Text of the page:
Thursday, December 2, 2021

Obama hits out at Russia, China for “lack of urgency” on climate

GLASSGOW, Scotland (NWN) – Barack Obama expresses confidence in UN climate talks on Monday that the Biden administration would finally get its $555 billion climate package through Congress, and blamed US rivals China and Russia for an “alarming lack of urgency” to cut their own climate-devastating emissions.

“When it comes to climate, time is really running out,” Obama told climate advocates. Although progress has been made since the historic 2015 Paris climate accord “we are nowhere near where we should be.”

His remarks came as conference leaders acknowledged on Monday that several important points remained after a week of talks. The trust gap between rich and poor countries on climate change issues emerged as negotiations went through scrutiny of what has been done and what remains to be done. Developing countries used versions of the word “disappointing” five times when leaders talked about progress to date on Monday.

The United Nations Climate Conference in Glasgow, Scotland, is the former US president’s first since he helped win the 2015 Paris climate agreement, when nations committed to cutting fossil fuel and agricultural emissions, to reduce Earth’s warming by 1.5%. below the destructive level. °C (2.7 °F).

That celebration has faded and has been replaced by anxiety. Donald Trump pulled America out of the Paris Agreement. President Joe Biden withdrew the US as soon as he took office this year, but Trump’s move has set back US efforts to fight climate change for years.

“1.5C is now on life support, it’s in the ICU,” said Alden Meyer, a longtime supervisor of climate talks with environmental think tank E3G.

Obama’s appearance on the sidelines of the talks sought to remind governments of the excitement that surrounded the Paris Agreement, and urged them to announce more immediate, concrete steps to put the 2015 deal into effect.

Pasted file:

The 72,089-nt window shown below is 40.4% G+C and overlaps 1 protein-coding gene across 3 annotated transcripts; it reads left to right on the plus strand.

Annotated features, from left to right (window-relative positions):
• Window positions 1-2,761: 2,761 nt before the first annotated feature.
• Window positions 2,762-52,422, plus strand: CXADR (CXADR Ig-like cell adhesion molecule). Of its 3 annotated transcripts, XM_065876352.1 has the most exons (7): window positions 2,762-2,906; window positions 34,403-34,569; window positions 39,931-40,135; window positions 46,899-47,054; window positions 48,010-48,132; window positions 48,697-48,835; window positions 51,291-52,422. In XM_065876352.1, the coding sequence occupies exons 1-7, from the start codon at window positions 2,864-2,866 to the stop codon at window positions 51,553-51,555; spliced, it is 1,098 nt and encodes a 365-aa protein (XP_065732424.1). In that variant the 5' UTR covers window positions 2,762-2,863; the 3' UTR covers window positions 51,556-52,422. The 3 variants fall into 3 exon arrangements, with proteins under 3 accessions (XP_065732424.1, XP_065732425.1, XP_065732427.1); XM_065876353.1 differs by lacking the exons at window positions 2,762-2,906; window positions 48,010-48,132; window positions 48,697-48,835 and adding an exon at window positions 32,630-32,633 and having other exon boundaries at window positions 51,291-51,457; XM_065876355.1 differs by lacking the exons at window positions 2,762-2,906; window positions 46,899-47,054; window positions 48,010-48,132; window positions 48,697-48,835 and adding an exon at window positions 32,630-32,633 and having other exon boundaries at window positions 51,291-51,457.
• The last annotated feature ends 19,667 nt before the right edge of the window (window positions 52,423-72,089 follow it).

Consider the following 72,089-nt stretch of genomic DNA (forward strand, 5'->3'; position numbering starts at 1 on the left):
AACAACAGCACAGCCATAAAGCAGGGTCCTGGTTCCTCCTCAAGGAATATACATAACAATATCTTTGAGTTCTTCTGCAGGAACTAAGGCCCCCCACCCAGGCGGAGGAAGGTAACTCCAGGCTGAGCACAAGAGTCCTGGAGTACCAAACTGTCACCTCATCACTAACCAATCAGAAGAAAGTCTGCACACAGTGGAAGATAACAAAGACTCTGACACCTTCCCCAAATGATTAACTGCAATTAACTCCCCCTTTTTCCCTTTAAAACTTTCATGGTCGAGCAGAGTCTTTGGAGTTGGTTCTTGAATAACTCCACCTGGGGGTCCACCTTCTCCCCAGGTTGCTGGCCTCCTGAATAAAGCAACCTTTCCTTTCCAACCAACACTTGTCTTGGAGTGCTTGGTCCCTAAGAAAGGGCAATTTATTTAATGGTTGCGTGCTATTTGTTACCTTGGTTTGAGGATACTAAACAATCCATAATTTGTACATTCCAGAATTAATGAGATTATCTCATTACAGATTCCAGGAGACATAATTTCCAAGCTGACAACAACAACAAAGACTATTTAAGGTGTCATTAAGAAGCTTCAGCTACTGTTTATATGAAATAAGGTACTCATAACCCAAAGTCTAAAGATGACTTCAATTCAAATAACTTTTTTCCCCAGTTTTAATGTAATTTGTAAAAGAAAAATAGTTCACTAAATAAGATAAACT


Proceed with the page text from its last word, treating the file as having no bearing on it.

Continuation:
“America is back and moving forward more boldly. America is not alone,” Obama said.

Obama noted the efforts of the United States – the world’s second worst climate polluter after China – stalled after Trump withdrew from the climate deal.

“I wasn’t really happy about it,” he admitted, but said that saving the planet requires optimism.

“At times I feel hopeless. There are times when the future seems somewhat bleak. There are times when I doubt that humanity can work together before it is too late,” Obama said “We can’t stand the disappointment.”

Despite opposition within Biden’s own Democratic Party, which has blocked anti-climate legislation, Obama said he is confident some version of Biden’s ambitious climate bill will be passed in Congress within the next few weeks.

“It will set the United States on course to meet its new climate goals,” he said.

And while in 2015, the rapprochement between Obama administration negotiators and their Chinese counterparts was seen as paving the way for a global Paris Agreement, Obama on Monday joined other global leaders in climate talks between Chinese President Xi Jinping and Russian President Vladimir Putin. Criticized for not joining the leaders. Glasgow.